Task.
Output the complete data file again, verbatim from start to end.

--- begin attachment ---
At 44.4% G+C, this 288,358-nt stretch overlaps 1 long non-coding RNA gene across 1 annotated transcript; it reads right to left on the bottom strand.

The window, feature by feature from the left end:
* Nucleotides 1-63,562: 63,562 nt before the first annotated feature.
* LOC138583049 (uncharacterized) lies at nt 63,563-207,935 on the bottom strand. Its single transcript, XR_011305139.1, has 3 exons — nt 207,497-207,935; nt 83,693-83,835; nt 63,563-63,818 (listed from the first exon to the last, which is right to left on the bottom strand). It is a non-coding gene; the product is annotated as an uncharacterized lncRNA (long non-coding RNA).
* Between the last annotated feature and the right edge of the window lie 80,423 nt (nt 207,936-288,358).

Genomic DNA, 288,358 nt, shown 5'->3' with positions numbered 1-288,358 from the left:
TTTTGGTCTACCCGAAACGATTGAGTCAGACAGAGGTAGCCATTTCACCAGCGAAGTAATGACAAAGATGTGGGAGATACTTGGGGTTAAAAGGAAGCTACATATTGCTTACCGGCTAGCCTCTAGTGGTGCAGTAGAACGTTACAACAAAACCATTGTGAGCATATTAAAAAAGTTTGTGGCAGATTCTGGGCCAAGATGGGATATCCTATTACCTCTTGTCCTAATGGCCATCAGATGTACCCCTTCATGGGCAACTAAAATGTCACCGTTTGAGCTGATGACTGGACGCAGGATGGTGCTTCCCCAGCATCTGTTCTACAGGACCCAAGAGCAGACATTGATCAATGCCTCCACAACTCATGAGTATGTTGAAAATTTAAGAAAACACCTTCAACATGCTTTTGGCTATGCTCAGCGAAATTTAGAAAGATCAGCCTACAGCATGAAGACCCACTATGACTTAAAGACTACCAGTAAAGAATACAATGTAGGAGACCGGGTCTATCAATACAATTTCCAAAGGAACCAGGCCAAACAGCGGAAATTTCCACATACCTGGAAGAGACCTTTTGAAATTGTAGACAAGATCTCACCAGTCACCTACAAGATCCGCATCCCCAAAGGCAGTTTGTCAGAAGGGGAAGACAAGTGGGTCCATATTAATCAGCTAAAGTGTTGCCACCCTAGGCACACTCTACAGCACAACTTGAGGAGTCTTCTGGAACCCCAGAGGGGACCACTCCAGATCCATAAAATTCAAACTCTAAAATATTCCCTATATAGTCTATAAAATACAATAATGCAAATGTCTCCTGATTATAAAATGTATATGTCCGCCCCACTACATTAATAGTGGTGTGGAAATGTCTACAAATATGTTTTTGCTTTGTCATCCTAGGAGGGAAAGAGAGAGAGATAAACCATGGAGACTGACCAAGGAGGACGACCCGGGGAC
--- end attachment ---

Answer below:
At 44.4% G+C, this 288,358-nt stretch overlaps 1 long non-coding RNA gene across 1 annotated transcript; it reads right to left on the bottom strand.

The window, feature by feature from the left end:
* Nucleotides 1-63,562: 63,562 nt before the first annotated feature.
* LOC138583049 (uncharacterized) lies at nt 63,563-207,935 on the bottom strand. Its single transcript, XR_011305139.1, has 3 exons — nt 207,497-207,935; nt 83,693-83,835; nt 63,563-63,818 (listed from the first exon to the last, which is right to left on the bottom strand). It is a non-coding gene; the product is annotated as an uncharacterized lncRNA (long non-coding RNA).
* Between the last annotated feature and the right edge of the window lie 80,423 nt (nt 207,936-288,358).

Genomic DNA, 288,358 nt, shown 5'->3' with positions numbered 1-288,358 from the left:
TTTTGGTCTACCCGAAACGATTGAGTCAGACAGAGGTAGCCATTTCACCAGCGAAGTAATGACAAAGATGTGGGAGATACTTGGGGTTAAAAGGAAGCTACATATTGCTTACCGGCTAGCCTCTAGTGGTGCAGTAGAACGTTACAACAAAACCATTGTGAGCATATTAAAAAAGTTTGTGGCAGATTCTGGGCCAAGATGGGATATCCTATTACCTCTTGTCCTAATGGCCATCAGATGTACCCCTTCATGGGCAACTAAAATGTCACCGTTTGAGCTGATGACTGGACGCAGGATGGTGCTTCCCCAGCATCTGTTCTACAGGACCCAAGAGCAGACATTGATCAATGCCTCCACAACTCATGAGTATGTTGAAAATTTAAGAAAACACCTTCAACATGCTTTTGGCTATGCTCAGCGAAATTTAGAAAGATCAGCCTACAGCATGAAGACCCACTATGACTTAAAGACTACCAGTAAAGAATACAATGTAGGAGACCGGGTCTATCAATACAATTTCCAAAGGAACCAGGCCAAACAGCGGAAATTTCCACATACCTGGAAGAGACCTTTTGAAATTGTAGACAAGATCTCACCAGTCACCTACAAGATCCGCATCCCCAAAGGCAGTTTGTCAGAAGGGGAAGACAAGTGGGTCCATATTAATCAGCTAAAGTGTTGCCACCCTAGGCACACTCTACAGCACAACTTGAGGAGTCTTCTGGAACCCCAGAGGGGACCACTCCAGATCCATAAAATTCAAACTCTAAAATATTCCCTATATAGTCTATAAAATACAATAATGCAAATGTCTCCTGATTATAAAATGTATATGTCCGCCCCACTACATTAATAGTGGTGTGGAAATGTCTACAAATATGTTTTTGCTTTGTCATCCTAGGAGGGAAAGAGAGAGAGATAAACCATGGAGACTGACCAAGGAGGACGACCCGGGGAC